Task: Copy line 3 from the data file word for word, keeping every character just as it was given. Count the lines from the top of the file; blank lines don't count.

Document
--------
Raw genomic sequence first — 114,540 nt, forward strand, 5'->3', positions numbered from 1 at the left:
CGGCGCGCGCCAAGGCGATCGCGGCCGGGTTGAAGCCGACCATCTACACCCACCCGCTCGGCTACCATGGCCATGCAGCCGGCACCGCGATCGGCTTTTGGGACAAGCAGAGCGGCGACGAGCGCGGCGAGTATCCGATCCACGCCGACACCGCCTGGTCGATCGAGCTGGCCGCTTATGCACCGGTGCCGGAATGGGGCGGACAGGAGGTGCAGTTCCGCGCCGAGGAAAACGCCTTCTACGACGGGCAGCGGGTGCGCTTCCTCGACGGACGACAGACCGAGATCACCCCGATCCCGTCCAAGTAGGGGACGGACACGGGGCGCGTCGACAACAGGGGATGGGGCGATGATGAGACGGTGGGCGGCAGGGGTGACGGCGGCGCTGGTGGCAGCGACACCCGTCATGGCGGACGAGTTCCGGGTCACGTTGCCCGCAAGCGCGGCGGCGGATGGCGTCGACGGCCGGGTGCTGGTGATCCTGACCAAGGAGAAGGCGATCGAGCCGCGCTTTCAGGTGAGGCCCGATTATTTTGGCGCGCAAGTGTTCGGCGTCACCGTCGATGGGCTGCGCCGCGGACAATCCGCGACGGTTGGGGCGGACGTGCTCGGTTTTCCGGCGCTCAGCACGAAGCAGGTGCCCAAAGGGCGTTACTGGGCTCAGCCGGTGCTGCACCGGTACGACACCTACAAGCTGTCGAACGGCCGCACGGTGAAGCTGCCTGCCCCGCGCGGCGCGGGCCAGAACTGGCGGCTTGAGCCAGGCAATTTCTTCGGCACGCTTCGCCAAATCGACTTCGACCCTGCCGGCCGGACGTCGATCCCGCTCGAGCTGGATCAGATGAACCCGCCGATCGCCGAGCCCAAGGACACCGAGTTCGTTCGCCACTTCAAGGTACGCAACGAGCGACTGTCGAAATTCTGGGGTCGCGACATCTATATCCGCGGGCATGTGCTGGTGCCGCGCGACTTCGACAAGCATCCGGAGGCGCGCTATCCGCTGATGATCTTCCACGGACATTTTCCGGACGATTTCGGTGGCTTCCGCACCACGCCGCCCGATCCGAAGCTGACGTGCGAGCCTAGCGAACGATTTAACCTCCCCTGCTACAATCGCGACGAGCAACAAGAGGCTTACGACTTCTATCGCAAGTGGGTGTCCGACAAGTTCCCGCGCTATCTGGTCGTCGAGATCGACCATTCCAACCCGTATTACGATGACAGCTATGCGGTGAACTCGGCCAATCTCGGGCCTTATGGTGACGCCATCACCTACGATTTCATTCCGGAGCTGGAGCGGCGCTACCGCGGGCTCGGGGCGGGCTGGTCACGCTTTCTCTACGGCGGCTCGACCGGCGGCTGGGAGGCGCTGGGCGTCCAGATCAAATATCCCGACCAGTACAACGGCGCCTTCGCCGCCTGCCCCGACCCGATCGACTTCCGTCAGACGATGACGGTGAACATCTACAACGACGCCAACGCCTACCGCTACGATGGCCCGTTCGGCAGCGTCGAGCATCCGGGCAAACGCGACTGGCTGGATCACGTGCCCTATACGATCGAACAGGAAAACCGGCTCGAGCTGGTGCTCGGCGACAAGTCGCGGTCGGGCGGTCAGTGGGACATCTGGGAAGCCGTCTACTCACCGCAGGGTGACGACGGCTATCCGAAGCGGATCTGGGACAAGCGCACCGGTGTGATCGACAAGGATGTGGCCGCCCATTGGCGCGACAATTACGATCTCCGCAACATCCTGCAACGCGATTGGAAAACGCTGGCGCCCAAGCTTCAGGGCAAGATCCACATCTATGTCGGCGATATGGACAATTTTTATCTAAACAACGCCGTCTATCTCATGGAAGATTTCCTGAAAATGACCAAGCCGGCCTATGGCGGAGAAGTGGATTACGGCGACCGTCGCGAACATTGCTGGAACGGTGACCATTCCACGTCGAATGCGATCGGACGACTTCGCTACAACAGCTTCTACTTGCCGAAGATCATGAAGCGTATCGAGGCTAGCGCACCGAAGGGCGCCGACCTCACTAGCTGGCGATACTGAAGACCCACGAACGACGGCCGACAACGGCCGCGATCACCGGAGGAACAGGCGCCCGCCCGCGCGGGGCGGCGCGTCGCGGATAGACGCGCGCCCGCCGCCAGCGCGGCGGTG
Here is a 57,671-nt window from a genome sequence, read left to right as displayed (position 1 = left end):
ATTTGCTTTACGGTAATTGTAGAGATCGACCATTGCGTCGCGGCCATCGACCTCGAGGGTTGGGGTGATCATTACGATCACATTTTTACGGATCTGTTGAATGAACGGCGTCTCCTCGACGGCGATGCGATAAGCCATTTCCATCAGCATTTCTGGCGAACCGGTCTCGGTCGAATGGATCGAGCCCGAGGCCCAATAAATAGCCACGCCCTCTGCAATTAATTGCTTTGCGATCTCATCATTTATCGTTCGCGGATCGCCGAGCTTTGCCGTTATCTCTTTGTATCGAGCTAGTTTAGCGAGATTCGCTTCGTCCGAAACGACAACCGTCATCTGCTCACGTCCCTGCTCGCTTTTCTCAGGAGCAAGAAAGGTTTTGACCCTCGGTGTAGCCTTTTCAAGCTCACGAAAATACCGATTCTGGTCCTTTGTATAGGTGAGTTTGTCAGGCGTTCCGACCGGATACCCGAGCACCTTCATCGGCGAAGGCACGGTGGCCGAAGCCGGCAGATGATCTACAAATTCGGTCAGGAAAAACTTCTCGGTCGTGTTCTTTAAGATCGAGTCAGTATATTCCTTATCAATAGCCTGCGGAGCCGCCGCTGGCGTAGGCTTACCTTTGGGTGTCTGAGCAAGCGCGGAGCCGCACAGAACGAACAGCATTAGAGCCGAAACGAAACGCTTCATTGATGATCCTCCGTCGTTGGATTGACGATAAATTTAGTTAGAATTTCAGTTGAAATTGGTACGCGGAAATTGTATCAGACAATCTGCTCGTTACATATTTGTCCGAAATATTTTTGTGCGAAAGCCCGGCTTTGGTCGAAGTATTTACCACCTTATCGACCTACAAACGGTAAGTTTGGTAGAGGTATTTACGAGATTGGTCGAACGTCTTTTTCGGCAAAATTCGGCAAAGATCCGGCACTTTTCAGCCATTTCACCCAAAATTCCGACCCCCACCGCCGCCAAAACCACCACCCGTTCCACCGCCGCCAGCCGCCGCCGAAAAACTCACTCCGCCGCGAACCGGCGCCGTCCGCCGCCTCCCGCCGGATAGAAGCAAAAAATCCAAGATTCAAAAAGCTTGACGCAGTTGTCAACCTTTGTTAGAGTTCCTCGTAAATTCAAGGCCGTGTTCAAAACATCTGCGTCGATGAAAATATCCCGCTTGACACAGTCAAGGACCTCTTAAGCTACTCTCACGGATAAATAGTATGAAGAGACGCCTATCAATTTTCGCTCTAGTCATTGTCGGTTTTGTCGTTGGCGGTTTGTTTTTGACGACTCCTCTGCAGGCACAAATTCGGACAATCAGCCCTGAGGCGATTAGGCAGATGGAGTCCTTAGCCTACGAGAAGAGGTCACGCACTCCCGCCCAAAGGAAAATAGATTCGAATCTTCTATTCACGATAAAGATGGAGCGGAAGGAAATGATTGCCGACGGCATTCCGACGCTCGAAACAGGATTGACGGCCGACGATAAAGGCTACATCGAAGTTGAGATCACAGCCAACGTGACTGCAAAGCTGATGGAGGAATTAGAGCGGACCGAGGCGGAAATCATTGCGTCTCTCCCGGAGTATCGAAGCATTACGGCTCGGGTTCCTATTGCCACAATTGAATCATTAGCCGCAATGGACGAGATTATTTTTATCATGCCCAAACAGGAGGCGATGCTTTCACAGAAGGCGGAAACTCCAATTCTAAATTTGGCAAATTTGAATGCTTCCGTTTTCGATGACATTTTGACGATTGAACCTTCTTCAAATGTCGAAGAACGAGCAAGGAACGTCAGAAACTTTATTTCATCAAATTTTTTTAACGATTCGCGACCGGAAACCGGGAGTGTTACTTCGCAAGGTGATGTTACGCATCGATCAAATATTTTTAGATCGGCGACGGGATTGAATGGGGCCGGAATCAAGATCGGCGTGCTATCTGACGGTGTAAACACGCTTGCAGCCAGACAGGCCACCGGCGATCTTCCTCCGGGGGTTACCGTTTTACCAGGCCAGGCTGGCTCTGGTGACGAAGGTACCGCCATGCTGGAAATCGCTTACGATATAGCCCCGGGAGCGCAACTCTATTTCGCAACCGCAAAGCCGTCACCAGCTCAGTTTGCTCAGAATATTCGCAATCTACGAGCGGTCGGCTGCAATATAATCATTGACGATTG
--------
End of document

Here is a 57,671-nt window from a genome sequence, read left to right as displayed (position 1 = left end):